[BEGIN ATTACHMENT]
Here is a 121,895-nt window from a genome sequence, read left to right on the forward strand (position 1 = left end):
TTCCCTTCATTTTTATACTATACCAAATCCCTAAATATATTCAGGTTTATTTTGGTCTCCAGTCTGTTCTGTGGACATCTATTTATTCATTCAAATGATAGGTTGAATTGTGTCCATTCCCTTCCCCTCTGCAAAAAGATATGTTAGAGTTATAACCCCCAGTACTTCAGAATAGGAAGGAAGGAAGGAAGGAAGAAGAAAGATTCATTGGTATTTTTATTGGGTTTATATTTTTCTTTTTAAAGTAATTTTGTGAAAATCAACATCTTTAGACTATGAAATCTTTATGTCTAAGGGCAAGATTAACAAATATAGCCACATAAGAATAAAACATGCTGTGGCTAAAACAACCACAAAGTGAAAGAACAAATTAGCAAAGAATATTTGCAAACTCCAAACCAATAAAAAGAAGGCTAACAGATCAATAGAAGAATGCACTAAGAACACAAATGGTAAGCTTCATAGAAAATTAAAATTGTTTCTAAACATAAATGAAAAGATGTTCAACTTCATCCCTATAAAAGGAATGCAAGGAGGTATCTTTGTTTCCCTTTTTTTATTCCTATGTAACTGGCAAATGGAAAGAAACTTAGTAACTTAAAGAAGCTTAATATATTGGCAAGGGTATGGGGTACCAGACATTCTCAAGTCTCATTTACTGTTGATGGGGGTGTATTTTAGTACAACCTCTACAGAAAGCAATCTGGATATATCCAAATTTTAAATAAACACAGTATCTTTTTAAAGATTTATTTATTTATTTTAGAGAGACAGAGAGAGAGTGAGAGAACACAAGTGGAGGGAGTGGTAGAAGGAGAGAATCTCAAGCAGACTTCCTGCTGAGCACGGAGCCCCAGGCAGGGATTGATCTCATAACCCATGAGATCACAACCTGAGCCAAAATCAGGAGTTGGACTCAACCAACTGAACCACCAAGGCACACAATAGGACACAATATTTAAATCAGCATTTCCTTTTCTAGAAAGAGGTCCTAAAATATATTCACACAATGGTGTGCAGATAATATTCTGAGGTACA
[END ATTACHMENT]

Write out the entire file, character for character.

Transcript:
Here is a 121,895-nt window from a genome sequence, read left to right on the forward strand (position 1 = left end):
TTCCCTTCATTTTTATACTATACCAAATCCCTAAATATATTCAGGTTTATTTTGGTCTCCAGTCTGTTCTGTGGACATCTATTTATTCATTCAAATGATAGGTTGAATTGTGTCCATTCCCTTCCCCTCTGCAAAAAGATATGTTAGAGTTATAACCCCCAGTACTTCAGAATAGGAAGGAAGGAAGGAAGGAAGAAGAAAGATTCATTGGTATTTTTATTGGGTTTATATTTTTCTTTTTAAAGTAATTTTGTGAAAATCAACATCTTTAGACTATGAAATCTTTATGTCTAAGGGCAAGATTAACAAATATAGCCACATAAGAATAAAACATGCTGTGGCTAAAACAACCACAAAGTGAAAGAACAAATTAGCAAAGAATATTTGCAAACTCCAAACCAATAAAAAGAAGGCTAACAGATCAATAGAAGAATGCACTAAGAACACAAATGGTAAGCTTCATAGAAAATTAAAATTGTTTCTAAACATAAATGAAAAGATGTTCAACTTCATCCCTATAAAAGGAATGCAAGGAGGTATCTTTGTTTCCCTTTTTTTATTCCTATGTAACTGGCAAATGGAAAGAAACTTAGTAACTTAAAGAAGCTTAATATATTGGCAAGGGTATGGGGTACCAGACATTCTCAAGTCTCATTTACTGTTGATGGGGGTGTATTTTAGTACAACCTCTACAGAAAGCAATCTGGATATATCCAAATTTTAAATAAACACAGTATCTTTTTAAAGATTTATTTATTTATTTTAGAGAGACAGAGAGAGAGTGAGAGAACACAAGTGGAGGGAGTGGTAGAAGGAGAGAATCTCAAGCAGACTTCCTGCTGAGCACGGAGCCCCAGGCAGGGATTGATCTCATAACCCATGAGATCACAACCTGAGCCAAAATCAGGAGTTGGACTCAACCAACTGAACCACCAAGGCACACAATAGGACACAATATTTAAATCAGCATTTCCTTTTCTAGAAAGAGGTCCTAAAATATATTCACACAATGGTGTGCAGATAATATTCTGAGGTACA